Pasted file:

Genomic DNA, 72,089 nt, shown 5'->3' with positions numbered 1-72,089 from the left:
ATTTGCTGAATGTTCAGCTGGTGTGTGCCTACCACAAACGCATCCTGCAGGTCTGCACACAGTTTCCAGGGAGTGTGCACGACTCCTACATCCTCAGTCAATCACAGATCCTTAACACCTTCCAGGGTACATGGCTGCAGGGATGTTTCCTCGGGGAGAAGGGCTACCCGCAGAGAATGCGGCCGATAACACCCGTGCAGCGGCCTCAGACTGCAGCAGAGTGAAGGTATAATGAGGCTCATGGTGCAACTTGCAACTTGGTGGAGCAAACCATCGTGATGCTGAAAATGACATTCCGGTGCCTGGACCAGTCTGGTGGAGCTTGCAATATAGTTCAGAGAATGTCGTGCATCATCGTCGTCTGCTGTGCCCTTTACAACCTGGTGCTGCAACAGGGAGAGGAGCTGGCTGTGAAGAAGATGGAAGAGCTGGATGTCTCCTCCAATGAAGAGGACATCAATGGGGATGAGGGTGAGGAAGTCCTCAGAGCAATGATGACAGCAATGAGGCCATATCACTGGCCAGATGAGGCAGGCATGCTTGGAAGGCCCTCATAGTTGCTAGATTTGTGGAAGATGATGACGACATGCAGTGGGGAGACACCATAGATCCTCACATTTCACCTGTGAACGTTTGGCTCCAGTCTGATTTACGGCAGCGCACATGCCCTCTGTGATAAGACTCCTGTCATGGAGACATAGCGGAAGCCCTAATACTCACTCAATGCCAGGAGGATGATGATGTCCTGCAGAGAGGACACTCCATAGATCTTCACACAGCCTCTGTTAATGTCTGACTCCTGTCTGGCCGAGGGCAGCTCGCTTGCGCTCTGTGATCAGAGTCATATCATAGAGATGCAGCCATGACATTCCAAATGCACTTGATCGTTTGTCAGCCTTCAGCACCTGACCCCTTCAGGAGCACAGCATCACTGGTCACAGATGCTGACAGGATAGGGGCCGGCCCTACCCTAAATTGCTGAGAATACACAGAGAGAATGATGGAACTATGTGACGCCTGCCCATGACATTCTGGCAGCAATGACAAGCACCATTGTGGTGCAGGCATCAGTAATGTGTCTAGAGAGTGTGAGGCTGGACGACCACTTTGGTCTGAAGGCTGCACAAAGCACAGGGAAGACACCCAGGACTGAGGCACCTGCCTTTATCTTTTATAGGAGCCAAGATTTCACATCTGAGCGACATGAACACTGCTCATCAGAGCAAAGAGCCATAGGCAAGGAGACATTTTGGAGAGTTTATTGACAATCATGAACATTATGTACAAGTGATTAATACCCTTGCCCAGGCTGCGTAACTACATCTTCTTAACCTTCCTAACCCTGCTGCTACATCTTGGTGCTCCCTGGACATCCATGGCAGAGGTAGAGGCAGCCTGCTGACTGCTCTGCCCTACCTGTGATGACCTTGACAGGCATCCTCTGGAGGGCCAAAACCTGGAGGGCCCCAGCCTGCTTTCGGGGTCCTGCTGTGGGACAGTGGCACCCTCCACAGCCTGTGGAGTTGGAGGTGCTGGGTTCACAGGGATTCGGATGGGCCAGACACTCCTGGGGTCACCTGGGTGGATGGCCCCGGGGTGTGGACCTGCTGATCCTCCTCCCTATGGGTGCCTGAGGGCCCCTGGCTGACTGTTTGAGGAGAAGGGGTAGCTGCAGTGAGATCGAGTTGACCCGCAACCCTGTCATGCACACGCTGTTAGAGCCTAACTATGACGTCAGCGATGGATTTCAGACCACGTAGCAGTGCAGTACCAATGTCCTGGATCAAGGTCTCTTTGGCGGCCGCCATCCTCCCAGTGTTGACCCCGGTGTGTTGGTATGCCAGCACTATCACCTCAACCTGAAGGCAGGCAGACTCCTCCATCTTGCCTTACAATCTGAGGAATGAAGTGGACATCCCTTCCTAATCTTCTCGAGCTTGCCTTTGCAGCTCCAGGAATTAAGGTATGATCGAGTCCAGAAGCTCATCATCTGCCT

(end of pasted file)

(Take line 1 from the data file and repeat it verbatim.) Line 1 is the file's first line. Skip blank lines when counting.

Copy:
Genomic DNA, 72,089 nt, shown 5'->3' with positions numbered 1-72,089 from the left: